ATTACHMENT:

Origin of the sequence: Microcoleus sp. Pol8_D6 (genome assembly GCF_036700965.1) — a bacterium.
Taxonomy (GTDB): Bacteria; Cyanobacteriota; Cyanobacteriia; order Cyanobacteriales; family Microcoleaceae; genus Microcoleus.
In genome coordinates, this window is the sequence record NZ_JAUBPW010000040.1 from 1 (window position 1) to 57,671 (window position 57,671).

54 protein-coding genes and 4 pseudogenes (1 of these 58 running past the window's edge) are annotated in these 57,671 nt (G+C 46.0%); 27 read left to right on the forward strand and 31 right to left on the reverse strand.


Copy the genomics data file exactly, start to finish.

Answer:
Origin of the sequence: Microcoleus sp. Pol8_D6 (genome assembly GCF_036700965.1) — a bacterium.
Taxonomy (GTDB): Bacteria; Cyanobacteriota; Cyanobacteriia; order Cyanobacteriales; family Microcoleaceae; genus Microcoleus.
In genome coordinates, this window is the sequence record NZ_JAUBPW010000040.1 from 1 (window position 1) to 57,671 (window position 57,671).

54 protein-coding genes and 4 pseudogenes (1 of these 58 running past the window's edge) are annotated in these 57,671 nt (G+C 46.0%); 27 read left to right on the forward strand and 31 right to left on the reverse strand.